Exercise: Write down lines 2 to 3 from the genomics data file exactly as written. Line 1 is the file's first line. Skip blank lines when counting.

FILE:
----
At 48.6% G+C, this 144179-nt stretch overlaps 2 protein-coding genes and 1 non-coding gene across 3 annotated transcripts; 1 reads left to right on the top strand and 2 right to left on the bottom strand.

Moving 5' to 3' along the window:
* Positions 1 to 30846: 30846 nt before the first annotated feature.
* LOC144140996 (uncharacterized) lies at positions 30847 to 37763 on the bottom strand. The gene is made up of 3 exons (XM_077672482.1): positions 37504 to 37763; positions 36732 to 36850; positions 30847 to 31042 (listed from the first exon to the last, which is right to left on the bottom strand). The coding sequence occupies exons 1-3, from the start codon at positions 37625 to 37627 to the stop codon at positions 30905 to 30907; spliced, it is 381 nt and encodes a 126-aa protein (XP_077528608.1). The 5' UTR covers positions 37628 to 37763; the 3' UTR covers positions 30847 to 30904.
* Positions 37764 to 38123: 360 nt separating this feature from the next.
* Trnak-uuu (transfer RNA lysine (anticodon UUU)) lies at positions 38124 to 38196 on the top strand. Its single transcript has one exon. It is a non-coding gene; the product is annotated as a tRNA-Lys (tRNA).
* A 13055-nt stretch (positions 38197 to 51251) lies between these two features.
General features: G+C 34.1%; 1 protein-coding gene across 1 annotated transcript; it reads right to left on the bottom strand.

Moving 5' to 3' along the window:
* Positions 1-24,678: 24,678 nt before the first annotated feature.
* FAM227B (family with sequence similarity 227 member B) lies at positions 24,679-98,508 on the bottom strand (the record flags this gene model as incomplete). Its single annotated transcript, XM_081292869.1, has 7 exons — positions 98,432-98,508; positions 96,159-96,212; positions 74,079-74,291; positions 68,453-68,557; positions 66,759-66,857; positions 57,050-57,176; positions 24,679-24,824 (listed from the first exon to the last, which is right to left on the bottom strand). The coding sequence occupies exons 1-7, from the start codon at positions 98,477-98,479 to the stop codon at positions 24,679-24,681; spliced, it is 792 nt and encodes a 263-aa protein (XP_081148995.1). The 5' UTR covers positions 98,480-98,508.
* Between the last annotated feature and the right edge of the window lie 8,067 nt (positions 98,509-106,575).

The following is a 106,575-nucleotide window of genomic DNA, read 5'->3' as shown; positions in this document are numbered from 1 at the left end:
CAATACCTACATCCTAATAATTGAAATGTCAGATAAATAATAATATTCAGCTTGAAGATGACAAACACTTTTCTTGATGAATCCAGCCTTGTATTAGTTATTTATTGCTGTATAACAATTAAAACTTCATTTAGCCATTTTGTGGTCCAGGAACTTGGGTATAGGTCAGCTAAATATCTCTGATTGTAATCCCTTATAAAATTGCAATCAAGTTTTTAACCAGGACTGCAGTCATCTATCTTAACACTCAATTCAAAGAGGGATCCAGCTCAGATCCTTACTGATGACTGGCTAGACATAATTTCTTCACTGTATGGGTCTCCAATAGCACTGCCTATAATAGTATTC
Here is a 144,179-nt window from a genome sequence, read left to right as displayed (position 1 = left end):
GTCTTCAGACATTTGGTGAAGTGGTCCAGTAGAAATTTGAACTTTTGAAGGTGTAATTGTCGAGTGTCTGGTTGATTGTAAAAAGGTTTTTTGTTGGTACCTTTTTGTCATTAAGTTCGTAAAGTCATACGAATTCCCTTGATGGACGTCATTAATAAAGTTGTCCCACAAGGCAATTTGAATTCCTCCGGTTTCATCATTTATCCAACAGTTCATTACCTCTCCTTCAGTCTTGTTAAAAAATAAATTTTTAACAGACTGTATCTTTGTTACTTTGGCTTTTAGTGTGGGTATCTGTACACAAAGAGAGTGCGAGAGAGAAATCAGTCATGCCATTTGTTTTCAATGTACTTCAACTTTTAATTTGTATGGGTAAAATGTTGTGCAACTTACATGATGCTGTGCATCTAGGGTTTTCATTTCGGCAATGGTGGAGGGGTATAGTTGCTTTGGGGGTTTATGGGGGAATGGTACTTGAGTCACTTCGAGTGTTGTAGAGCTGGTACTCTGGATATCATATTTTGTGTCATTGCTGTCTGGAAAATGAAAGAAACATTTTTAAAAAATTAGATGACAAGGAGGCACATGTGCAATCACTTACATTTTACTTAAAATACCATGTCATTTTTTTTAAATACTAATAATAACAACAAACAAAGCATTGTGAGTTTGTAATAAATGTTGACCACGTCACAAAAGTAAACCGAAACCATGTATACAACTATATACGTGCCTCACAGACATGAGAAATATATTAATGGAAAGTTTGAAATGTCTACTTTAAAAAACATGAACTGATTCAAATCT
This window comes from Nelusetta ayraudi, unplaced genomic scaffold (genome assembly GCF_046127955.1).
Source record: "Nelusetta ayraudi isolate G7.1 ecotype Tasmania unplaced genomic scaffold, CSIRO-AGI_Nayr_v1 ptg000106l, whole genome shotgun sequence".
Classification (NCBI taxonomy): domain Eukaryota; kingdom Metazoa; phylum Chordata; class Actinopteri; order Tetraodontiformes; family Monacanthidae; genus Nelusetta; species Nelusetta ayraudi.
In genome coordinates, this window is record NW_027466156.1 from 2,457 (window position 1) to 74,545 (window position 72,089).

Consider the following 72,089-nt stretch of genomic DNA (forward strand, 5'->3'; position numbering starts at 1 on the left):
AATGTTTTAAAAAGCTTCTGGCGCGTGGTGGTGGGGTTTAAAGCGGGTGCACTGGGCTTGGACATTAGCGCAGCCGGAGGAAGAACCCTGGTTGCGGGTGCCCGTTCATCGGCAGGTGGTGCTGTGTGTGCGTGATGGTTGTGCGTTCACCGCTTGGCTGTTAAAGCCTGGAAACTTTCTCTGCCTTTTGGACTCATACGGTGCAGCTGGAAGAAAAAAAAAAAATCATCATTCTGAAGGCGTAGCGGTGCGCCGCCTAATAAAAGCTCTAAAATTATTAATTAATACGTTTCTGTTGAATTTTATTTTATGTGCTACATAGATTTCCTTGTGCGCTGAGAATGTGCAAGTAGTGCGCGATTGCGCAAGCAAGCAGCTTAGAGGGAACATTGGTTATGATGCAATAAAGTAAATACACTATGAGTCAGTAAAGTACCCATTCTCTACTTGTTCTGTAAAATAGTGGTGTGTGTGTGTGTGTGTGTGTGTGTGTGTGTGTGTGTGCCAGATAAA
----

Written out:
Moving 5' to 3' along the window:
* Positions 1 to 30846: 30846 nt before the first annotated feature.